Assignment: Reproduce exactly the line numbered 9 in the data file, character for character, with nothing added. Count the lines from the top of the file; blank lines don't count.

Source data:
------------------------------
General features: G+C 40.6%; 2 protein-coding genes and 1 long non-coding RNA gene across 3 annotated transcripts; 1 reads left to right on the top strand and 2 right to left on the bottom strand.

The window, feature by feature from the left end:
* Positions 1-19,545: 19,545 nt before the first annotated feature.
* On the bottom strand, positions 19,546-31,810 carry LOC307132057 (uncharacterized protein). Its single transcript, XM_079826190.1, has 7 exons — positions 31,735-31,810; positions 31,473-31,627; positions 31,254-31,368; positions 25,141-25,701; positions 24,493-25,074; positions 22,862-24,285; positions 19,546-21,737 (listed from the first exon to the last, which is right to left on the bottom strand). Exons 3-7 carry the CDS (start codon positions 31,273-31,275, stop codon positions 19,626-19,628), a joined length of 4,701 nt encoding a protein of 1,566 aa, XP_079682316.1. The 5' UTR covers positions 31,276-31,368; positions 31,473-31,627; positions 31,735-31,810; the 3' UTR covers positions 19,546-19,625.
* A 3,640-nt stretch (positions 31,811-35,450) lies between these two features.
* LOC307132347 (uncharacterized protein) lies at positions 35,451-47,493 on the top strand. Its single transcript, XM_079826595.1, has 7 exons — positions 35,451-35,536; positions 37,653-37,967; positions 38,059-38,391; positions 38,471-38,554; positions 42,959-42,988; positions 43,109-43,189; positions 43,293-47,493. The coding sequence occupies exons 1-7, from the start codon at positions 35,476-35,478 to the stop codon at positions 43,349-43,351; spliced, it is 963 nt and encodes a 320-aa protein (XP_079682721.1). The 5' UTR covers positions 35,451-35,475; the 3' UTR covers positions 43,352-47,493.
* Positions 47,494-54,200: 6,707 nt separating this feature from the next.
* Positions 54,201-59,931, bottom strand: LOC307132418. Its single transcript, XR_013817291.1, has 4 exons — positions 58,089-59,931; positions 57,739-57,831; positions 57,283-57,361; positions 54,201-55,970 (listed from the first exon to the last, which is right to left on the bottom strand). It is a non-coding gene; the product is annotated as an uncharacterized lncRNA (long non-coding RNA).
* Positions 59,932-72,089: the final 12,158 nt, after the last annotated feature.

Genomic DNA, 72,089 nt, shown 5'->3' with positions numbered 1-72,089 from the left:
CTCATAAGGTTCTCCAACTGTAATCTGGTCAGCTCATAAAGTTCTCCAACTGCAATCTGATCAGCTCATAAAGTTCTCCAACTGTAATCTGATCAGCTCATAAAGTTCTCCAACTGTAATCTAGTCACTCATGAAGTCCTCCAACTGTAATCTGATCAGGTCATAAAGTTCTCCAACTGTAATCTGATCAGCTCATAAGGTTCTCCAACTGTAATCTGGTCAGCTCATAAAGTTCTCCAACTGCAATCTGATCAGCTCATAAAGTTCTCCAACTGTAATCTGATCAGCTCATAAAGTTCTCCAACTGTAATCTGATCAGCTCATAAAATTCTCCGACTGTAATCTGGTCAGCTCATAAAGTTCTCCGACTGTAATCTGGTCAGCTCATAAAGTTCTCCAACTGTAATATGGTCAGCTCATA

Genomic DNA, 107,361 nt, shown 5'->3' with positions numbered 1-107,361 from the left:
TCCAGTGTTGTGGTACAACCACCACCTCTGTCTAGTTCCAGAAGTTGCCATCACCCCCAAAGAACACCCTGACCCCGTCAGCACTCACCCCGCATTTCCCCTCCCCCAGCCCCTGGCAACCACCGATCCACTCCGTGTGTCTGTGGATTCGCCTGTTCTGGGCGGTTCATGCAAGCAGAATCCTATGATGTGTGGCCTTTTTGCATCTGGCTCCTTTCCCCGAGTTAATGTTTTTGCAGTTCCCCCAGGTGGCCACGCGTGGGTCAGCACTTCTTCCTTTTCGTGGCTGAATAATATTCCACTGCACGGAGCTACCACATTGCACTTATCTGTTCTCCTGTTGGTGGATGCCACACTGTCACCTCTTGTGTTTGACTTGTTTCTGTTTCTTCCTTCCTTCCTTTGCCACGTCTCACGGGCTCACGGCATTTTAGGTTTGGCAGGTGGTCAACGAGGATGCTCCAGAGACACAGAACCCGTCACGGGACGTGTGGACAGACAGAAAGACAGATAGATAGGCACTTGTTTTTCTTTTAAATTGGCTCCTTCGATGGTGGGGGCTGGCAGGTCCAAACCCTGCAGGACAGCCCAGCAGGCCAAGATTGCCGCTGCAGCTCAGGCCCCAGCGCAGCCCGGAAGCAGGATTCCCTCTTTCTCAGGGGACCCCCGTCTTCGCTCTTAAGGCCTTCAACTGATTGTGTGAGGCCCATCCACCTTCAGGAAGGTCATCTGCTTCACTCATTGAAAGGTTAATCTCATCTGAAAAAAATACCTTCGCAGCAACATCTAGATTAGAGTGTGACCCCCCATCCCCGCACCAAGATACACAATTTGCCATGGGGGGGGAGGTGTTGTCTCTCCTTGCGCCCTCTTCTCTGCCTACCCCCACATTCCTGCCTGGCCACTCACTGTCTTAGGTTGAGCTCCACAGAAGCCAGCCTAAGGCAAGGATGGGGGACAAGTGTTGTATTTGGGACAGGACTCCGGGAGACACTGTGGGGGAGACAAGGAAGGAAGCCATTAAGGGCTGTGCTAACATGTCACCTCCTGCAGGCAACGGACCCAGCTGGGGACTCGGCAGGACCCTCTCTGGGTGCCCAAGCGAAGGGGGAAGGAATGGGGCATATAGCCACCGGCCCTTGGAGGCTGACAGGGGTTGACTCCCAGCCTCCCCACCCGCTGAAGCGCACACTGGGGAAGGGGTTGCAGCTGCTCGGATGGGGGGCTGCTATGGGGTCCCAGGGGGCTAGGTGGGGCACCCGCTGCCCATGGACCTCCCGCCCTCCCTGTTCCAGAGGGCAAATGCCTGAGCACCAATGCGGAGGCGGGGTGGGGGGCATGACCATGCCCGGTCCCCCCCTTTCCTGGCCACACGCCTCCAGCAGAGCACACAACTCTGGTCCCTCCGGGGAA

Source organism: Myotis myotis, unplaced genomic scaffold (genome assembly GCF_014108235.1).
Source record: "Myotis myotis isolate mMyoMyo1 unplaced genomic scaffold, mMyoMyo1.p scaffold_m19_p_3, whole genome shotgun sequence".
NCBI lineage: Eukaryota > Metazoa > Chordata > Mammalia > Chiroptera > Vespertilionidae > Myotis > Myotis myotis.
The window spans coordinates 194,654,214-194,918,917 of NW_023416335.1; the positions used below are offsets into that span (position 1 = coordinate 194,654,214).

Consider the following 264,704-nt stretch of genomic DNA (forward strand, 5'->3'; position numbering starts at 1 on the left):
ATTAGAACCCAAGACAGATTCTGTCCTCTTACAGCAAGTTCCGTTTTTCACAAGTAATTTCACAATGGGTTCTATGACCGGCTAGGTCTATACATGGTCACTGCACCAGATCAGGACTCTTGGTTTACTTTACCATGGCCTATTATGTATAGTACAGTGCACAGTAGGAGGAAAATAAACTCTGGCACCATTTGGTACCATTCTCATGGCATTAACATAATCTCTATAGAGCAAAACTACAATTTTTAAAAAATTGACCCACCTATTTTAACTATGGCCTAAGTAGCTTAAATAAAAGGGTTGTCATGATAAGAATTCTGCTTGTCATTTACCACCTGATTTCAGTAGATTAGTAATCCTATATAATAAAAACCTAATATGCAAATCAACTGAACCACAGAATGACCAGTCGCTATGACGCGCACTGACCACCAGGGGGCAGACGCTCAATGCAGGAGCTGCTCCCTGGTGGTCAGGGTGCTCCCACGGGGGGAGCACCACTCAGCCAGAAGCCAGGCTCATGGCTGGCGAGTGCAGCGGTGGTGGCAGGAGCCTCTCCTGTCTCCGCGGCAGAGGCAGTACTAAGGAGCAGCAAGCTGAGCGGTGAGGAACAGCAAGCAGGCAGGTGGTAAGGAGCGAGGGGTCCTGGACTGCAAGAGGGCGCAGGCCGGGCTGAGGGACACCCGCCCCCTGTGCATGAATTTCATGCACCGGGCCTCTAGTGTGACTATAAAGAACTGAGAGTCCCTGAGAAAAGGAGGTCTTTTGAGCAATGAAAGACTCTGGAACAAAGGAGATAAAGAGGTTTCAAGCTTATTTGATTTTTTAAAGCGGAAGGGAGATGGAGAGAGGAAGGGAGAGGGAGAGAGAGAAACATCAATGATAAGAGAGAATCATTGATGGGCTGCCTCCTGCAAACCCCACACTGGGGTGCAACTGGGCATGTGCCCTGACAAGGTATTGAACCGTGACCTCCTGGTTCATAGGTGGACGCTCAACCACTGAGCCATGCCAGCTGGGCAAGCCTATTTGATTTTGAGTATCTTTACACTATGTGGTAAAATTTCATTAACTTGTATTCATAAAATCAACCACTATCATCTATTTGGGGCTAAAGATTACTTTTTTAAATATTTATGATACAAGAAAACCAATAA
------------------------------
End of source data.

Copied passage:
* Positions 59,932-72,089: the final 12,158 nt, after the last annotated feature.